Priscilla Mangnall
Grand Junction Free Press History Columnist

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February 9, 2012
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Operation Foresight: What the hell was that?

GRAND JUNCTION, Colo. - One day, John Brink, owner of Brink's Fine Jewelry with his beautiful wife, Janet, brought me some really cool photos that he had borrowed from his friend, Orrin Hibschle.

Hibschle was the manager of Zales Jewelers once located at 535 Main St. for 8 1/2 years in the 1960s. Hibschle has some great memories of Main Street being under construction during the days of Operation Foresight, the moniker given the revitalization of Grand Junction's downtown in 1962. We'll celebrate the 50th anniversary and the recent Uplift Project that "freshened up" the original design.

I asked Hibschle what it was like back then, going through that drastic transformation. He told me that the downtown merchants got together to try to solve the problem of Main Street being like North Avenue where kids would drag race up and down all night and day.

"It was like a regular International Speedway and you could hardly get across the street without getting run over." (He said and he was pretty sure Jim Spehar was one of those kids.)

Operation Foresight solved that problem. The biggest complaint that was heard was that it killed about half of the Main Street parking spaces, so the merchants got together again and decided that a big parking lot would solve the problem. They found that in the Central Chevrolet dealership on Colorado between Fourth and Fifth streets. They filled it with parking meters and it's still in use today. Most stores on that block gladly created back door entryways. Kinney's Shoe Store, Hested's, Schmidt Hardware, Jack and Jill and, of course, Woolworths all had back doors. I especially remember Woolworth's where I practically lived in the photo booth by the pet department and record department and the back door.

Mr. Hibschle went on to say, "The back door thing was hard on Woolworth's manager Jim Houle because it made it easy for petty thieves. One day I visited Mr. Houle in his office and was shown a pile of empty lipstick, toy car and other small boxes and he said, "I lost about $300 today!" (And no, it wasn't me, but I do remember Mr. Houle was always lurking by that back door).

But the neat mushroom-shaped canopies with the pay phone's attached, the curved streets, and neat brick planters for trees and flowers accomplished just what the merchants had wanted, a Shopping Mall instead of a Main Street drag strip. People came down that never had before, they window shopped and then became customers. No businesses closed up because of it.

"Sure, it slowed business down a little but they worked fast enough and went block by block. They tore the whole Main Street up at once to get the sewer, gas and water lines in first," said Hibschle. Many of the building owners and merchants with leases had to contribute to rebuilding the sidewalks and such. His landlord at Zales was Howard McMullin. Mr. McMullin told him: "Oh yeah, it's good for Grand Junction and I'm ready for it!" Hibschle always admired him for that.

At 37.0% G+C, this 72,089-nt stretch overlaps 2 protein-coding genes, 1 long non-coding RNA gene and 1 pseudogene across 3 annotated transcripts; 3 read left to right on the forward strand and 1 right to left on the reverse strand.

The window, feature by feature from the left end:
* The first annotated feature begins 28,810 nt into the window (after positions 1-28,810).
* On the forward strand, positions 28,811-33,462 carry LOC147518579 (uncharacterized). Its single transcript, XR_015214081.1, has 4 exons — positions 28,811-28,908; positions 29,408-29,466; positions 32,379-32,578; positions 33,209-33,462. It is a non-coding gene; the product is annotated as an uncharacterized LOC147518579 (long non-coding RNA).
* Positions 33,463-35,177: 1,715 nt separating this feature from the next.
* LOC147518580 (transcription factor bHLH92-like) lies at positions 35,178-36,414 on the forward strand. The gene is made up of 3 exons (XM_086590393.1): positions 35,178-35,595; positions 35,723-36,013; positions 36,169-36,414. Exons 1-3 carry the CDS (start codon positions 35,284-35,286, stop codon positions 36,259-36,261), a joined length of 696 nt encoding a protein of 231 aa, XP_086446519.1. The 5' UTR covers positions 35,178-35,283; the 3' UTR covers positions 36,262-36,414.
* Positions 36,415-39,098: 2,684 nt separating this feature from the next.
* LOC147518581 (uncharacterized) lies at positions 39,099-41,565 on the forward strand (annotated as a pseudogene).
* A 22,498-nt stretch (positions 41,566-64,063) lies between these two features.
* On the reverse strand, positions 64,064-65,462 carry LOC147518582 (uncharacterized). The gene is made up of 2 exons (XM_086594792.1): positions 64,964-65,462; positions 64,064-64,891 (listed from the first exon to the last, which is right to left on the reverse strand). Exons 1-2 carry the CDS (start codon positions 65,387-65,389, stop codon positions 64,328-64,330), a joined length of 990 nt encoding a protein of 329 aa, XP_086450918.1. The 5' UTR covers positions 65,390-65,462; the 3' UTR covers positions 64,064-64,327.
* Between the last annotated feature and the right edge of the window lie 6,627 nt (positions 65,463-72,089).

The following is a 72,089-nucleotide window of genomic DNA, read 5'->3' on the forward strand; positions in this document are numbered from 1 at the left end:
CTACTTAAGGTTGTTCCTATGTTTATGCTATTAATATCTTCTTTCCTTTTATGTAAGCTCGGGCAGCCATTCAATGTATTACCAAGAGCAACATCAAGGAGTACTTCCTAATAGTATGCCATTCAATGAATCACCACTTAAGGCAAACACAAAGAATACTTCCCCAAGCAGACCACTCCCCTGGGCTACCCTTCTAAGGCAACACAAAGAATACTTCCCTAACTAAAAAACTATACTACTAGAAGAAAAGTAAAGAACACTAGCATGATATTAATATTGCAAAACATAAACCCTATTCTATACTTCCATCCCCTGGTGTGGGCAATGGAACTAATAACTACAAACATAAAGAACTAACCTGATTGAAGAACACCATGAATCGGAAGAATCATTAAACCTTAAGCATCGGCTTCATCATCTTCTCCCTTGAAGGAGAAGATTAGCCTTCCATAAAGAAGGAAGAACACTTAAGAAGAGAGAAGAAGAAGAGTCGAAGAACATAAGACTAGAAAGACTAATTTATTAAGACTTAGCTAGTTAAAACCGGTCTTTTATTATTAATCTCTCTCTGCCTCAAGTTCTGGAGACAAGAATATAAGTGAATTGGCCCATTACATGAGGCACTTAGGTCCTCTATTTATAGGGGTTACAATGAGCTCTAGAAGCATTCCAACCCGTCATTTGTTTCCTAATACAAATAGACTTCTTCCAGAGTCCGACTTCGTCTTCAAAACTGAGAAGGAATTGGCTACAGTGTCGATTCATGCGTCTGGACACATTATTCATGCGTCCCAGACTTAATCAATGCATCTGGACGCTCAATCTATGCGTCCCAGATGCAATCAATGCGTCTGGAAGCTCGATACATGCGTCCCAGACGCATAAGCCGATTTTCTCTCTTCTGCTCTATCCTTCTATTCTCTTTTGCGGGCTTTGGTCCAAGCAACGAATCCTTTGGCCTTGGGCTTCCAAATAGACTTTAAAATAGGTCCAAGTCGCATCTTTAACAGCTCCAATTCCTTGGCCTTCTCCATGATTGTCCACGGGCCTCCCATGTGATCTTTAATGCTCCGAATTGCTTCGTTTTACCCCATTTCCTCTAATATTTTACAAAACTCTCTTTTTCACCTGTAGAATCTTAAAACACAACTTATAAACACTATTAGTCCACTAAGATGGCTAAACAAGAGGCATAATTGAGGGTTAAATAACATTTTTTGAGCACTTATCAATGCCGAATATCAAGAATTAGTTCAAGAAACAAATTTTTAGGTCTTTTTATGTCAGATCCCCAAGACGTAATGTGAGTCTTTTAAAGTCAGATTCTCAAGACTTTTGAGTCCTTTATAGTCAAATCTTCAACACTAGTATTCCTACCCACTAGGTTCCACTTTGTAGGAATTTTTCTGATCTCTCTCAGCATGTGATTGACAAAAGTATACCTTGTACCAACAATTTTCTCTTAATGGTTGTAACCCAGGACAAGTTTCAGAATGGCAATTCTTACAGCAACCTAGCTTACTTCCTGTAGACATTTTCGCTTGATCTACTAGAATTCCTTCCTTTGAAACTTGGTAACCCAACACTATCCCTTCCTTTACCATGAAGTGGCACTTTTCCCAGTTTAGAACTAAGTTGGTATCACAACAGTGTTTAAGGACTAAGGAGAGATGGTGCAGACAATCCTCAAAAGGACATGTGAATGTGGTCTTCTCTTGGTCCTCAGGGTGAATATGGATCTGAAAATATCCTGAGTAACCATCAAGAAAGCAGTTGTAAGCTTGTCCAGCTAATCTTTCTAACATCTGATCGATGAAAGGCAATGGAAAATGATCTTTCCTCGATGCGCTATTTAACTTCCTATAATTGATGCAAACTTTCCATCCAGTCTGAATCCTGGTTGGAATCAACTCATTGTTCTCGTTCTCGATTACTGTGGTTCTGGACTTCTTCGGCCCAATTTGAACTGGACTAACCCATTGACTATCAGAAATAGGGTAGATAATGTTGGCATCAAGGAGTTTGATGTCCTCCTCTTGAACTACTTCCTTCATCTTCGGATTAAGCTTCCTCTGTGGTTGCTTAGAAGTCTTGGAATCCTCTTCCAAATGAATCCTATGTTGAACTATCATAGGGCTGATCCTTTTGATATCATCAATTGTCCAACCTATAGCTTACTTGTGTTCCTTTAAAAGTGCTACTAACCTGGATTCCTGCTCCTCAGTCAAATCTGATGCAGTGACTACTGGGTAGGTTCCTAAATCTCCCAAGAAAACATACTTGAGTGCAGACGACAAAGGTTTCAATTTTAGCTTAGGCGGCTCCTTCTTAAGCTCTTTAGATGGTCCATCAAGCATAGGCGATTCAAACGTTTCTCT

The photos that Hibschle loaned me show a very successful Sidewalk Sale in the midst of all the construction. He and Brownson's manager, Ray Watkins ,brought up the idea at a Chamber of Commerce meeting. They thought that if they held a contest where they dressed all the stores and their employees up, it would really make people want to come down and shop. And it did!

"People came down to see how crazy we were. We had more fun and we were busy all day," he said. "Employees from the different banks were the judges and walked around and gave out prizes, donated by the merchants.

The late John Zellner, manager of J.C. Penney's, and his employees did a "Beverly Hillbillies" theme with Mr. Zellner as old Jed Clampett himself. People stayed and shopped till near closing time. The Zales employees dressed any way they saw fit. Mr. Hibschle was Mr. 1929 and his daughter, Theresa, was dressed up like a baby, too. He still chuckles over some big old broad-shouldered railroader that had to duck as he came in the door of Zales. He told Orrin: "Fella, I think I'd like to pick you up and burp ya!"

He also told me that back then people would dress up to go downtown to shop. The torn-up streets and big piles of dirt didn't stop the ladies in their high heels, they just climbed right over them. Nothing was going to get in the way of their shopping.

Fifty years later we'll celebrate what has made our downtown an experience beyond the imaginations of the men and women. Grand Junction won the designation of All American City from the National Civic League and cities all across the United States emulated our brave new downtown, just as they have with Art on the Corner.

Come Sept. 7-8, we'll celebrate, 1962-style. A new Legends Sculpture will be unveiled and there'll be a downtown party on every block.


As part of the Foresight celebration, I'm looking for old slides, 8mm movies and photographs of the Foresight Festival, Operation Foresight, construction, before and after and other memorabilia or memories. If you have anything you'd like to share, contact me at 970-260-5226 or E-mail me at!

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The Post Independent Updated Feb 9, 2012 09:14PM Published Feb 9, 2012 09:12PM Copyright 2012 The Post Independent. All rights reserved. This material may not be published, broadcast, rewritten or redistributed.